The dollar index closed very late on Friday afternoon in New York at 97.40 — and opened basically unchanged once trading began at 6:30 p.m. EDT on Sunday evening in New York. It was all quietly down hill from there until 8:30 a.m. in New York — and then the decline became somewhat more serious. The 96.98 low tick was set a minute or so before 9 a.m. EDT — and it rallied back above the 97.00 mark an hour and change later — and then didn’t do much for the remainder of the Monday trading session. The dollar index finished the day at 97.05…down 35 basis points from Friday’s close.
Although there was a bit of correlation between the dollar index and precious metal prices in New York early on Monday morning for about an hour, it was obvious that prices were being kept well contained during the rest of the day…both before and after.
Here’s the DXY chart, courtesy of Bloomberg once again. Click to enlarge.
Here’s the 6-month U.S. dollar index chart, courtesy of the folks over at the stockcharts.com Internet site — and the delta between its close…96.13…and the DXY chart above, was 92 basis points on Monday. Click to enlarge.
The gold shares gapped up just under two percent at the open — and after a late morning down/up dip, crept very quietly lower until trading ended at 4:00 p.m. EDT in New York. The HUI closed up 1.19 percent.
The silver equities gapped up a percent and change once trading commenced at 9:30 a.m. in New York on Monday morning. — and rallied very unevenly higher from there until a minute before 2 p.m. EDT — and then sold off a decent amount going into the close. Nick Laird’s Intraday Silver Sentiment/Silver 7 Index closed up 1.73 percent. Click to enlarge if necessary.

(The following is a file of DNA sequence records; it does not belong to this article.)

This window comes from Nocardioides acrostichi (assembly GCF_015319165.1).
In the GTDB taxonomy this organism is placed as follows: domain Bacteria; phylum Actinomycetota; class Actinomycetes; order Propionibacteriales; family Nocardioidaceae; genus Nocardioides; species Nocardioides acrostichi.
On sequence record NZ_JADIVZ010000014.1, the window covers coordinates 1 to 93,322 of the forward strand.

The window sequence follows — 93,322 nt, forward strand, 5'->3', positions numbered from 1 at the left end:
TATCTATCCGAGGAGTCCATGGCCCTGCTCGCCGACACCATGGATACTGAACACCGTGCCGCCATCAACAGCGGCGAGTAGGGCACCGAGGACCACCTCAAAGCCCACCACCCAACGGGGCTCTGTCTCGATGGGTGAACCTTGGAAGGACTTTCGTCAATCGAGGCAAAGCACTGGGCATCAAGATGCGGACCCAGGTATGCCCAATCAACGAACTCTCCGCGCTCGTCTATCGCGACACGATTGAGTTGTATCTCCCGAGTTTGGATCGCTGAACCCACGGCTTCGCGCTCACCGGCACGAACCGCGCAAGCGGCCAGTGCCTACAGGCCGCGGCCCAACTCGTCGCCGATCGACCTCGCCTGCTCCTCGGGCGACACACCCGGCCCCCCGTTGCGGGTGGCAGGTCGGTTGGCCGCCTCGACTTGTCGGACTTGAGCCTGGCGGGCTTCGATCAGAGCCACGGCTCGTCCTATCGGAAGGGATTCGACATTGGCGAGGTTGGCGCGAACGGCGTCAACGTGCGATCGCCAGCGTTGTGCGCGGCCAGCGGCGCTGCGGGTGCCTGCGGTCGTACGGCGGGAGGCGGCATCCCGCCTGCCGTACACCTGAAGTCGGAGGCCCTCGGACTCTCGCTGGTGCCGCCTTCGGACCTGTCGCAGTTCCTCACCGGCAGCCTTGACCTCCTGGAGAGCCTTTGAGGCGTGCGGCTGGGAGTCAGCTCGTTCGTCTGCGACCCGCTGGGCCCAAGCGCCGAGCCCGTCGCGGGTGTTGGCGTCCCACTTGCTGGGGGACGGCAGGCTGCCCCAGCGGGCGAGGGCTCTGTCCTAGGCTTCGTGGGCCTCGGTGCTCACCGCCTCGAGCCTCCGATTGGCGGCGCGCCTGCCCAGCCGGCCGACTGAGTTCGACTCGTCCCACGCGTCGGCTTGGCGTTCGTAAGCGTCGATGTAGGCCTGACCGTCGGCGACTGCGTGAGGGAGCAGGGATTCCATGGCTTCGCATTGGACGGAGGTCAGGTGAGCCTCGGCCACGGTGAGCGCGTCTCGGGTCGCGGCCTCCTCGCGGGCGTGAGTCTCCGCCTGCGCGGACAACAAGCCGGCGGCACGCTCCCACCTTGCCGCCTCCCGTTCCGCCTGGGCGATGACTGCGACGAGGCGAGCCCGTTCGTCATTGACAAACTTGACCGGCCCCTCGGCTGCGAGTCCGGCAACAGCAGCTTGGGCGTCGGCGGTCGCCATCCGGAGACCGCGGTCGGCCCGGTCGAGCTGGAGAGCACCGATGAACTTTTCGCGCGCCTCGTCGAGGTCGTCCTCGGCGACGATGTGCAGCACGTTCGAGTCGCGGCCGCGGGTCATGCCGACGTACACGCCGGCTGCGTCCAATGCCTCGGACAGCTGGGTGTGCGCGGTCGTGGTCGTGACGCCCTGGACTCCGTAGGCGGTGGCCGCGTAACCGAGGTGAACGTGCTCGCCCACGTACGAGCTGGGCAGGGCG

And here’s Nick’s 1-year Silver Sentiment/Silver 7 Index chart, updated with Monday’s doji. Click to enlarge as well.
The CME Daily Delivery Report showed that 20 gold and zero silver contracts were posted for delivery within the COMEX-approved depositories on the U.S. east coast on Wednesday.
In gold, the three short/issuers were Advantage, ADM and Marex Spectron with 11, 7 and 2 contracts out of their respective client accounts. The four long/stoppers were Advantage and JPMorgan, with 6 and 3 contracts for their respective client accounts — and Citigroup and HSBC USA with 6 and 5 contracts for their own in-house/proprietary trading accounts.
There were also 73 copper — and 2 platinum contracts stopped as well.
The link to yesterday’s Issuers and Stoppers Report is here.